OCD Crow was just reading an old review of Sylvia Plath’s Collected Poems by Philip Larkin (1982), and came across his statement that Plath “seems to have written compulsively (her annual output between 1956 to her death in 1963 averaged thirty-two poems).” Now, as OCD Crow writes every day, she has an annual output of many more poems than this, up to 150 or so per year, on top of essays, articles, stories and other wordings. This level of productivity, by the way, is nothing compared to the output of a novelist like Joyce Carol Oates who has written and published fifty novels plus collections of short fiction, non-fiction and poetry over the past forty years. However, the Crow has still often been called “prolific.”
Interestingly, while this adjective can be proffered under the guise of a compliment (and the bearer may indeed mean it to be so), more commonly, there lurks behind such an epithet the stench of an odd envy, one borne of a variety of voices prevalent in the Can Lit scene, from “she musn’t be any good if she writes that much,” to “no one needs anyone to produce that much text; control yourself for gawdsakes; get a teaching job” to “perhaps this spew is indicative of a mental illness.” Some writers go so far as to presume that if a poet (in particular) only publishes every ten years that must mean the book is likely to be superior, that they were writing slowly and saving their very best work for this eventual publication, when in actuality they may simply have been too busy doing other things or perhaps they compose very slowly. Others, such as Robyn Sarah, in her collection Little Eurekas (2007), have even become prescriptive, stating that poets should only publish every ten years to limit the glut in the industry and increase quality over quantity as though the former can never exist in the latter.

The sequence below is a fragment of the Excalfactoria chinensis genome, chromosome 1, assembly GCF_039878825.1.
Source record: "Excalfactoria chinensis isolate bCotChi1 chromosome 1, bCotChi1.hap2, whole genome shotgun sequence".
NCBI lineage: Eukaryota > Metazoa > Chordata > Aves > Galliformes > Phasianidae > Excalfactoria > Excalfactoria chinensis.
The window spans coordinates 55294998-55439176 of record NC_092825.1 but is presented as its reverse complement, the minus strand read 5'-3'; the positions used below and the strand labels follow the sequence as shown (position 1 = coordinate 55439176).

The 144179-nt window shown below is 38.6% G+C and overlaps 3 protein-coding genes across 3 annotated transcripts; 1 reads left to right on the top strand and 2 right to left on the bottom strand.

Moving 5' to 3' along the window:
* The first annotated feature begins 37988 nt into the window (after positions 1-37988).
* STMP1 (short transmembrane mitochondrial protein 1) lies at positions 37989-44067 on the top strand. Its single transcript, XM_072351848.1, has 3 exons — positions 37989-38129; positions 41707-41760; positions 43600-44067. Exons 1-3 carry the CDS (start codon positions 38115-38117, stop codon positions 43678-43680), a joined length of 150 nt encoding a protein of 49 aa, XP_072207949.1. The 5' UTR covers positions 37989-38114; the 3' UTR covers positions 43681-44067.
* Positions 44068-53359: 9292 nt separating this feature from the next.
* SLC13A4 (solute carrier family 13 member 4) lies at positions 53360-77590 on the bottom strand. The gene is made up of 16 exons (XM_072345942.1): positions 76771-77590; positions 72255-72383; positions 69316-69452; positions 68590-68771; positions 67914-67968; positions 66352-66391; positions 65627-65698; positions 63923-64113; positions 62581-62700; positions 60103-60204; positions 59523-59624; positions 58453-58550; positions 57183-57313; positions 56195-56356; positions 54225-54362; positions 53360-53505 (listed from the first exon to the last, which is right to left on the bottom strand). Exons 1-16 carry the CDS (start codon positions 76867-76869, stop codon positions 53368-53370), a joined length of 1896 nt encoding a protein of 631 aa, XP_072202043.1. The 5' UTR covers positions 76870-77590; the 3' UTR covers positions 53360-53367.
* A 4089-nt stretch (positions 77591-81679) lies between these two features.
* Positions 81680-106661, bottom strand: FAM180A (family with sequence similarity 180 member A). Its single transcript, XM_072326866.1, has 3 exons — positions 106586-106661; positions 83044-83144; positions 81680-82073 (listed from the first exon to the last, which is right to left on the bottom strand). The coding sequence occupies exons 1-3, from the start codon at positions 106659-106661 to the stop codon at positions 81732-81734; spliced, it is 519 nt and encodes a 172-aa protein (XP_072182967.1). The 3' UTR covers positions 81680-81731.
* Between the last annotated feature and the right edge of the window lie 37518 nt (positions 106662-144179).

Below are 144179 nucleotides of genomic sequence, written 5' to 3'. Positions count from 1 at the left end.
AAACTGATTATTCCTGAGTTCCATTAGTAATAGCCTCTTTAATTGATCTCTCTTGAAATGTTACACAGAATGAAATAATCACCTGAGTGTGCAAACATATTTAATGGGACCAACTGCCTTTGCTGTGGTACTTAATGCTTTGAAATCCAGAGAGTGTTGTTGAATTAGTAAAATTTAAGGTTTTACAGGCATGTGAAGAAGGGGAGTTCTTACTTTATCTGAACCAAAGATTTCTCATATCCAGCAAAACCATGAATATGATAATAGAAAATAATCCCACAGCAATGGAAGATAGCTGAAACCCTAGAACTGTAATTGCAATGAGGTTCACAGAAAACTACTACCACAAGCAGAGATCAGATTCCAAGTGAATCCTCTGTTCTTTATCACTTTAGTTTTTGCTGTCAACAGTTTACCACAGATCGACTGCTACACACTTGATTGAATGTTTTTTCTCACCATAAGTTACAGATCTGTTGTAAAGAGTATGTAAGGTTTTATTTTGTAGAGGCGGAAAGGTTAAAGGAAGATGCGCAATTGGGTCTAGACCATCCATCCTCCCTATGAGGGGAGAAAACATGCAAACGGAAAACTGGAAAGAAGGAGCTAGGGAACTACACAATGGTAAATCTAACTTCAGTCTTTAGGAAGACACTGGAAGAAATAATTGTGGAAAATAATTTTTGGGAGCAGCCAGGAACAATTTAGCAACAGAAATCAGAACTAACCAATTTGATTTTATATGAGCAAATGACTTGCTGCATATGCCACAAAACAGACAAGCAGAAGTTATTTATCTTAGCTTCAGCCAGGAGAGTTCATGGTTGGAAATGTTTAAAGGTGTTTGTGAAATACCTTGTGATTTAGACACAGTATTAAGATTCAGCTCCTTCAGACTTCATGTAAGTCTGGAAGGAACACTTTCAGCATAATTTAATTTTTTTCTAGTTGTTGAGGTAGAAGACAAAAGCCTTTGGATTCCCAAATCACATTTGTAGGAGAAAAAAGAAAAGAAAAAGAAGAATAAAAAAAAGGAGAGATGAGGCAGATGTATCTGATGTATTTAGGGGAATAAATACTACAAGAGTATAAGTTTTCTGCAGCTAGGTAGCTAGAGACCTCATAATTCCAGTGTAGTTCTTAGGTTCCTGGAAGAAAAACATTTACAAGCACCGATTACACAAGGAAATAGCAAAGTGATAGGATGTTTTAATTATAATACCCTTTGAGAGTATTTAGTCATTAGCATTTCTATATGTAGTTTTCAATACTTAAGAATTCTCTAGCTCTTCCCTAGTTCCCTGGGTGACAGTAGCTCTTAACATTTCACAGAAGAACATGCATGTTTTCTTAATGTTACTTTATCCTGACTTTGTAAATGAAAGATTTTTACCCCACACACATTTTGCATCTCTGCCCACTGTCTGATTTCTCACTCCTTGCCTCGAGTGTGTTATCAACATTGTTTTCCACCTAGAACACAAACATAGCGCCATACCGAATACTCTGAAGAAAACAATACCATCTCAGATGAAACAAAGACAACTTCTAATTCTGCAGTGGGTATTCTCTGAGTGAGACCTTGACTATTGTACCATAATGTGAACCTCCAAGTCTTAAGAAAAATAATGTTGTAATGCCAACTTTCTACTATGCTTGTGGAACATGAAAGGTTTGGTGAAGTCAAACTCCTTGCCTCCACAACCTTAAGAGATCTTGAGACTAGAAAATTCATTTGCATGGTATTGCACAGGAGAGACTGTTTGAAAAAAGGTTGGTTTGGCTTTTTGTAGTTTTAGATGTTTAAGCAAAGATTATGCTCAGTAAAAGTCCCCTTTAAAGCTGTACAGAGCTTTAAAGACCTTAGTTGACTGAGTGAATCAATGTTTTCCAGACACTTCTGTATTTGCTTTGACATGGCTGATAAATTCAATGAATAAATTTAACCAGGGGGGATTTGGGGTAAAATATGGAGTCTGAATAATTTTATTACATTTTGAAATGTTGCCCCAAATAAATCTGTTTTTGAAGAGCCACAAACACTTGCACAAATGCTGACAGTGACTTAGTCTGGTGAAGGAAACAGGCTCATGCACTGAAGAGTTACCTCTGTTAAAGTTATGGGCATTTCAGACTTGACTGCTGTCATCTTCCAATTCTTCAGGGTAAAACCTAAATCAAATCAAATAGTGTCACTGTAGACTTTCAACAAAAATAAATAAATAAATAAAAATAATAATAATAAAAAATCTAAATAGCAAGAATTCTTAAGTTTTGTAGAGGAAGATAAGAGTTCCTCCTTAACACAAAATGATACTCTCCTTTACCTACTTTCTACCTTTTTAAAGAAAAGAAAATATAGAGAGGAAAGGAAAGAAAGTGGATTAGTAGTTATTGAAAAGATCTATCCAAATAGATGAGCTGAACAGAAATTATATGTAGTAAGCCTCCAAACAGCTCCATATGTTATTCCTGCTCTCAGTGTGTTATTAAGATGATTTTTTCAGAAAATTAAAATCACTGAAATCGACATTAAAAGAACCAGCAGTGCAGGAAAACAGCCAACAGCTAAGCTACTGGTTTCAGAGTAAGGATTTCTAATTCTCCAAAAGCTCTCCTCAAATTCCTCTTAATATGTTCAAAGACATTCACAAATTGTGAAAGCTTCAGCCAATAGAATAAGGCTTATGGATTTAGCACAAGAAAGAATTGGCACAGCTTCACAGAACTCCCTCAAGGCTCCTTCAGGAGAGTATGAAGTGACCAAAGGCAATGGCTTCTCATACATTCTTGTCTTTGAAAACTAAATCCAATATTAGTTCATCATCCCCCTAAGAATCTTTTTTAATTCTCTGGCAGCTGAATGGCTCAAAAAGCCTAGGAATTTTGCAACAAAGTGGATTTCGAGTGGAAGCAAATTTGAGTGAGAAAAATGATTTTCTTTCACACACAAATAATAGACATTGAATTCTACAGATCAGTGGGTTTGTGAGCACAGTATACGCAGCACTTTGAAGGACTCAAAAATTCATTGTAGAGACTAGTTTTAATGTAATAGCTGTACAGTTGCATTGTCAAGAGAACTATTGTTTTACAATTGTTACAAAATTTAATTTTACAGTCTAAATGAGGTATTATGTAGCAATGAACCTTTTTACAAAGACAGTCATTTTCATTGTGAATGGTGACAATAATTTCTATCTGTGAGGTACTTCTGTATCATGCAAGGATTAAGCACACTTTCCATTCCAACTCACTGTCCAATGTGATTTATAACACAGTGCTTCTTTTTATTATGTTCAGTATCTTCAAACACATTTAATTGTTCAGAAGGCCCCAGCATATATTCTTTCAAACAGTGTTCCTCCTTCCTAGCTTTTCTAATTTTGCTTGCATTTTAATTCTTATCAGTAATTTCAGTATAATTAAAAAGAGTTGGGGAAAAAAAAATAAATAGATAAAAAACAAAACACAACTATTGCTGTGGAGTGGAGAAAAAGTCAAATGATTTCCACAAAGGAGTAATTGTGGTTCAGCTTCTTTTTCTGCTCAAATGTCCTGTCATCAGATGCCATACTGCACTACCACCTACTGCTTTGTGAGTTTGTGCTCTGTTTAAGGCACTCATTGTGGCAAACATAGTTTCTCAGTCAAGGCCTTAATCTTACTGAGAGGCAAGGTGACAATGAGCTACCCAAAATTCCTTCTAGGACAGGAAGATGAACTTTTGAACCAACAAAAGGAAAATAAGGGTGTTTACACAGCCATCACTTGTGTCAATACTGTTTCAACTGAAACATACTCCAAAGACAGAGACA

OCD Crow has published quite a few books over the past ten years and has stood behind every one in terms of editing, assisting with design, marketing and touring each title. Hoping in this way that the work will find a further-reaching value and that the sacrifice of trees will be (somehow) justified. Yet, she doesn’t plan to stop being prolific. Crow feels that being prolific is simply another gift given to certain artists. And just because she writes every day, it doesn’t mean many of these 150 poems and other pieces a year see publication. Many are discarded, transformed into artistic compost. Whole manuscripts are cast away or, over time, are combined with other visions to make one book instead of several. The most important thing is not to repeat oneself, become safe. Then, in plenty, there is a kind of hope. Occasionally one is overwhelmed. At times, reassured. Regardless, this is what happens when you make writing your life.
OCD Crow keeps wondering why Canadian poets are made uneasy by the prolific writer.
Just look at the work, she says.